The report also shows that desktop advertising would decrease by 0.9 percent in 2016, 0.4 percent in 2017 and six percent in 2018. “Mobile advertising is growing even faster than we’ve predicted,” said Jonathan Barnard, head of forecasting at Zenith. “It’s leading to one of the most rapid changes and shifts in advertising spend allocation we’ve seen.”
Ad spending drives marketing trends, and firms who are still pouring more money and time into desktop advertising versus mobile could soon be washed away by the wave of competition.
Chat has become on mobile what e-mail has been to the desktop Web – the primary way we communicate,” says an article from Forbes. “But now, major messaging apps are becoming something even greater: they are becoming platforms, portals, and in some ways, even operating systems.”
Though mobile messaging through the phone provider is the No. 1 method of consumer-text communication, chat apps are growing in popularity. They have adopted some of the popular functions of traditional messaging apps that make them just as appealing.
For example, Facebook Messenger now allows the ready use of GIFs, emojis, and notifications. Some even prefer Messenger to their phone’s pre-installed texting app.
This will pressure SMS strategies to target more than just phone numbers if they hope to reach the right audience. Marketers should also focus on advertising within these apps because such ads could be just as effective as sending mobile alerts.
Chatbots are basically simple voice or text programs that create easy, automated interaction among consumers. They create effortless engagement among customer service representatives, which cuts down wait times and increases customer satisfaction.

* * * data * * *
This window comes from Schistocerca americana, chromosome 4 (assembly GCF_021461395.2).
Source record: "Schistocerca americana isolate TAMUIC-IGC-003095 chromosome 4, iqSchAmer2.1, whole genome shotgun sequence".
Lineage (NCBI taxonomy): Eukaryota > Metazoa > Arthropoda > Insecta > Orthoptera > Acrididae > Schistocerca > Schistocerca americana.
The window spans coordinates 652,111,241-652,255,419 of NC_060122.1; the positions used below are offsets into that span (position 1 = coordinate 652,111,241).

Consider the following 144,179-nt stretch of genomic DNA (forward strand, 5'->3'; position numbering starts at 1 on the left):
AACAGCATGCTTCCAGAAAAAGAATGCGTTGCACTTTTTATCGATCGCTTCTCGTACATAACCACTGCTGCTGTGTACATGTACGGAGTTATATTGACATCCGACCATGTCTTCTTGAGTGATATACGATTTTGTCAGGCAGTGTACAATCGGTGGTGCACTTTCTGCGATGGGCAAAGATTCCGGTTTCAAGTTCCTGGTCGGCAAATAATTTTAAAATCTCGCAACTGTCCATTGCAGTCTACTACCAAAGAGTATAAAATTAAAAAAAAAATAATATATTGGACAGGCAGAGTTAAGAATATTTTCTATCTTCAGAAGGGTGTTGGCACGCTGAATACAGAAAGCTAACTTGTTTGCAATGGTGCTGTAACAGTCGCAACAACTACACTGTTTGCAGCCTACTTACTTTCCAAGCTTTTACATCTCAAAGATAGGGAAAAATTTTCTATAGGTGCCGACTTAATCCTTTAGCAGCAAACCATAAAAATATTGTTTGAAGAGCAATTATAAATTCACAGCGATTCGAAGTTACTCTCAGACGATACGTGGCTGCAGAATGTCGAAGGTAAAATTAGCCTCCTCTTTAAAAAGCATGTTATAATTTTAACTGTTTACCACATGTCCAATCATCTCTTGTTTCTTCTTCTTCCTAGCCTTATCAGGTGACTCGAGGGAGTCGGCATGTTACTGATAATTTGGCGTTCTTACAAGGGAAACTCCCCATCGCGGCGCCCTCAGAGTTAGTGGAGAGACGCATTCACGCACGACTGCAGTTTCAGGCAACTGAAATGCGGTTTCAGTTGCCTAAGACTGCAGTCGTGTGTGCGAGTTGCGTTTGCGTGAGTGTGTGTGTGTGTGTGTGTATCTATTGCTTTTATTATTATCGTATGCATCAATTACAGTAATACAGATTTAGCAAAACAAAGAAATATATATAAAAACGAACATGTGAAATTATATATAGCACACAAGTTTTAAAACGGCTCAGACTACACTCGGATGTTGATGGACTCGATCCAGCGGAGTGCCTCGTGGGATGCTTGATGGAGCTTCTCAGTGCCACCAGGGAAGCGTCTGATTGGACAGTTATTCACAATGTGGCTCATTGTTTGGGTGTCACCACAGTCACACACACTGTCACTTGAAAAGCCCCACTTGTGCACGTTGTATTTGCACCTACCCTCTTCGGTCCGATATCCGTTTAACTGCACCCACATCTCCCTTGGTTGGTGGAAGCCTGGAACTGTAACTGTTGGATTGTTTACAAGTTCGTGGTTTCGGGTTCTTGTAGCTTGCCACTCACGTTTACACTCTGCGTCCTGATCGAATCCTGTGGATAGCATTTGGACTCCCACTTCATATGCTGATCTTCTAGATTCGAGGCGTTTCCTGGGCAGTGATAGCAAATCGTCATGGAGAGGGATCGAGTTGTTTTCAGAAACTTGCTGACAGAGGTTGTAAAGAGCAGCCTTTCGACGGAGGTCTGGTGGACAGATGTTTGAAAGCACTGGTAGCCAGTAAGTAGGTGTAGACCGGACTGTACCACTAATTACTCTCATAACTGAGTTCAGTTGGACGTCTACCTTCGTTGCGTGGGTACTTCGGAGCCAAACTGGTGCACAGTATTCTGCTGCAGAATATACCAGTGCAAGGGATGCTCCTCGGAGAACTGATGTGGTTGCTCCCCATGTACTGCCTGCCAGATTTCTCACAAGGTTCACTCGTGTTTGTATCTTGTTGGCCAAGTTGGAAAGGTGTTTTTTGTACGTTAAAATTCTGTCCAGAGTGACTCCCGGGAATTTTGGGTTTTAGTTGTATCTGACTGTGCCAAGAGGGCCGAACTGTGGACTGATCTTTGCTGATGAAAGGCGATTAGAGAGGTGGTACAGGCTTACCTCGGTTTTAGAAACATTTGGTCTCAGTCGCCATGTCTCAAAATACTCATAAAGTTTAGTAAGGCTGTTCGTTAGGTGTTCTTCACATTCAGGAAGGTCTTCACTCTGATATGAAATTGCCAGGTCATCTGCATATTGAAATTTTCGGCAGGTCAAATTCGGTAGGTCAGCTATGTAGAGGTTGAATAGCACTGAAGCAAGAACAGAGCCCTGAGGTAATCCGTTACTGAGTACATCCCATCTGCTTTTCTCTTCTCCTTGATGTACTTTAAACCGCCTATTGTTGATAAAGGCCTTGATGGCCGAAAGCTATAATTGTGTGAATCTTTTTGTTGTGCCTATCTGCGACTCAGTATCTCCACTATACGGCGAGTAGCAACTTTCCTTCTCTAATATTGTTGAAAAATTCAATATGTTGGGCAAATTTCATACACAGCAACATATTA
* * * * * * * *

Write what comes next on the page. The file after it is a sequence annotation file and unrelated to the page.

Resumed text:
More Business Apps
In the past, companies often chose between creating an app or a mobile site. In the future, businesses may have no choice but to incorporate both, however.
There’s been a rapid shift toward the creation of business apps that both improve the user experience and advertise more effectively. One huge reason for more apps is the rise of ad blockers.
In 2014, the use of ad blocking rose about 70 percent on both desktop and mobile. As a result, firms needed a better way to get their ads in front of their target markets. Apps provide opportunities for in-house ads as well as push alerts. There’s also excellent potential for advertising on other app platforms.
Research has shown that consumer use of mobile apps constitutes about 86 percent of the time spent on mobile devices. This underscores the need for mobile apps for just about any business situation.
“This rise in mobile-phone usage means that Smartphone apps have become a key marketing tool for companies of all sizes, including small businesses,” according to an article from Entrepreneur. “Mobile apps increase engagement with customers. They boost repeat visits, and permit a wide variety of online transactions, including the deployment of loyalty cards, push promotions, and ecommerce transactions.”
The creation of an app is just one of many small steps companies must take if they wish to remain competitive. The trends in mobile marketing will continue to expand, and firms who get ahead of the curve now will benefit most in the end.
Roland G.Cardoza /